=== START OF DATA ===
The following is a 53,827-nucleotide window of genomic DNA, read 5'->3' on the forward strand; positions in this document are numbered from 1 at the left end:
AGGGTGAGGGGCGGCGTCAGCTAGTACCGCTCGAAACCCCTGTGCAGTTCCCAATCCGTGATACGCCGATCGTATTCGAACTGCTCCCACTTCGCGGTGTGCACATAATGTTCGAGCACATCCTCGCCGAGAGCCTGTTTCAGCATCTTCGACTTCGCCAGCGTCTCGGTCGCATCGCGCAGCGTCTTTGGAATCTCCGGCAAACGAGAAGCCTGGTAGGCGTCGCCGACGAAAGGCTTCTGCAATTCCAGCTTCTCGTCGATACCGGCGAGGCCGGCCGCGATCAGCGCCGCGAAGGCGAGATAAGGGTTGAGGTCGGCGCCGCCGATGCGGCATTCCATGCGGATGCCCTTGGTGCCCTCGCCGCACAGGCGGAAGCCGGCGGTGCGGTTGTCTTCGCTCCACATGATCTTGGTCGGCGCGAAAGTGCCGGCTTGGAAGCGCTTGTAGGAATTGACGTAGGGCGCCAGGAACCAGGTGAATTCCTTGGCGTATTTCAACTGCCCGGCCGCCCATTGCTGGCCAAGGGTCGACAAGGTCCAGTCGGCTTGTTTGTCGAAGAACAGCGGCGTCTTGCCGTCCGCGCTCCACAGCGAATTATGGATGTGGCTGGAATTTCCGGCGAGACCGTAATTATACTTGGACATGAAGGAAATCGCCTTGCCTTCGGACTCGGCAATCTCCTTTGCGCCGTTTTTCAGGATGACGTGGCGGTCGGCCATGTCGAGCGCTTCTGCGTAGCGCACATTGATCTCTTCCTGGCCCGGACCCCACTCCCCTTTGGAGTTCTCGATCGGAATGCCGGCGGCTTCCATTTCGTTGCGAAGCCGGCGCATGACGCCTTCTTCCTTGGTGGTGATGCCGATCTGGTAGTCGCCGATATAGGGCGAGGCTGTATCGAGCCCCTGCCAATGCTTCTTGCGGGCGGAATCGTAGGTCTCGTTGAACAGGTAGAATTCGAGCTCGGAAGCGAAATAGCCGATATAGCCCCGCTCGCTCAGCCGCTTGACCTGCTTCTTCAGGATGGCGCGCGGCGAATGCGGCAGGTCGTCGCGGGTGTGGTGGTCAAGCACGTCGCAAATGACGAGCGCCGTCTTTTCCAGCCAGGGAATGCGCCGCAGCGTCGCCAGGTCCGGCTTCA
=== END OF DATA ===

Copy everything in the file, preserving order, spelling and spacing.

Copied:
The following is a 53,827-nucleotide window of genomic DNA, read 5'->3' on the forward strand; positions in this document are numbered from 1 at the left end:
AGGGTGAGGGGCGGCGTCAGCTAGTACCGCTCGAAACCCCTGTGCAGTTCCCAATCCGTGATACGCCGATCGTATTCGAACTGCTCCCACTTCGCGGTGTGCACATAATGTTCGAGCACATCCTCGCCGAGAGCCTGTTTCAGCATCTTCGACTTCGCCAGCGTCTCGGTCGCATCGCGCAGCGTCTTTGGAATCTCCGGCAAACGAGAAGCCTGGTAGGCGTCGCCGACGAAAGGCTTCTGCAATTCCAGCTTCTCGTCGATACCGGCGAGGCCGGCCGCGATCAGCGCCGCGAAGGCGAGATAAGGGTTGAGGTCGGCGCCGCCGATGCGGCATTCCATGCGGATGCCCTTGGTGCCCTCGCCGCACAGGCGGAAGCCGGCGGTGCGGTTGTCTTCGCTCCACATGATCTTGGTCGGCGCGAAAGTGCCGGCTTGGAAGCGCTTGTAGGAATTGACGTAGGGCGCCAGGAACCAGGTGAATTCCTTGGCGTATTTCAACTGCCCGGCCGCCCATTGCTGGCCAAGGGTCGACAAGGTCCAGTCGGCTTGTTTGTCGAAGAACAGCGGCGTCTTGCCGTCCGCGCTCCACAGCGAATTATGGATGTGGCTGGAATTTCCGGCGAGACCGTAATTATACTTGGACATGAAGGAAATCGCCTTGCCTTCGGACTCGGCAATCTCCTTTGCGCCGTTTTTCAGGATGACGTGGCGGTCGGCCATGTCGAGCGCTTCTGCGTAGCGCACATTGATCTCTTCCTGGCCCGGACCCCACTCCCCTTTGGAGTTCTCGATCGGAATGCCGGCGGCTTCCATTTCGTTGCGAAGCCGGCGCATGACGCCTTCTTCCTTGGTGGTGATGCCGATCTGGTAGTCGCCGATATAGGGCGAGGCTGTATCGAGCCCCTGCCAATGCTTCTTGCGGGCGGAATCGTAGGTCTCGTTGAACAGGTAGAATTCGAGCTCGGAAGCGAAATAGCCGATATAGCCCCGCTCGCTCAGCCGCTTGACCTGCTTCTTCAGGATGGCGCGCGGCGAATGCGGCAGGTCGTCGCGGGTGTGGTGGTCAAGCACGTCGCAAATGACGAGCGCCGTCTTTTCCAGCCAGGGAATGCGCCGCAGCGTCGCCAGGTCCGGCTTCA